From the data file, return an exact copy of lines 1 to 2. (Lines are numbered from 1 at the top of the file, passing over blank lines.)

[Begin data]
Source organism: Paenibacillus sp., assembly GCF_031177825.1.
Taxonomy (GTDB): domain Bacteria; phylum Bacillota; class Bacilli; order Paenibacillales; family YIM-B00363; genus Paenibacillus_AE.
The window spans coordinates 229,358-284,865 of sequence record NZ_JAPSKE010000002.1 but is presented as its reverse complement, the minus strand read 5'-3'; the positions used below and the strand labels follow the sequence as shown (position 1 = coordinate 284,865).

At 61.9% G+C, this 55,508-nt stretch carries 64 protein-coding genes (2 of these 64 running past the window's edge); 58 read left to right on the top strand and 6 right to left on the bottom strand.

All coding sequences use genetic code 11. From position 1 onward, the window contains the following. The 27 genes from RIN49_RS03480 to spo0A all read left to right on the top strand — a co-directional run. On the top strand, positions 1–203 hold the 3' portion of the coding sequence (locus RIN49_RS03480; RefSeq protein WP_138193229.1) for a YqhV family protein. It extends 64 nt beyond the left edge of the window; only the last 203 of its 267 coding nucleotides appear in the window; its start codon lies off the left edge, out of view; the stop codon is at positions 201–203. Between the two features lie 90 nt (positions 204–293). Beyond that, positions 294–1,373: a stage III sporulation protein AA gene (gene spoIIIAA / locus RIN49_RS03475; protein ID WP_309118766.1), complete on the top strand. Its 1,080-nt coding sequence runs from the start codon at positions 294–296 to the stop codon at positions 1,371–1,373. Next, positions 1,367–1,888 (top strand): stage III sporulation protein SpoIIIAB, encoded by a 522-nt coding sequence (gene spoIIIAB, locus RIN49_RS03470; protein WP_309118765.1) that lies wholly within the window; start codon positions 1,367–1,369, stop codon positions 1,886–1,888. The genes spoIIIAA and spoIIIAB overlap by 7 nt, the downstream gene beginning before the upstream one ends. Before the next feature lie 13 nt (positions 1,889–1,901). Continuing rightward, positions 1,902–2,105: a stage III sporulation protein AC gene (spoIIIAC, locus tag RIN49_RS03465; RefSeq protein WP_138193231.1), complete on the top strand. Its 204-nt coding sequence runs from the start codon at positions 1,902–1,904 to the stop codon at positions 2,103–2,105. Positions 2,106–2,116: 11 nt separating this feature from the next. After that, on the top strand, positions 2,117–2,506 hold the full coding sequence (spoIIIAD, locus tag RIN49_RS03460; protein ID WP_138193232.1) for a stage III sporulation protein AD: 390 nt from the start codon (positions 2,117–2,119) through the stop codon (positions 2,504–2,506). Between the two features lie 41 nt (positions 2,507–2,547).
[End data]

Source organism: Paenibacillus sp., assembly GCF_031177825.1.
Taxonomy (GTDB): domain Bacteria; phylum Bacillota; class Bacilli; order Paenibacillales; family YIM-B00363; genus Paenibacillus_AE.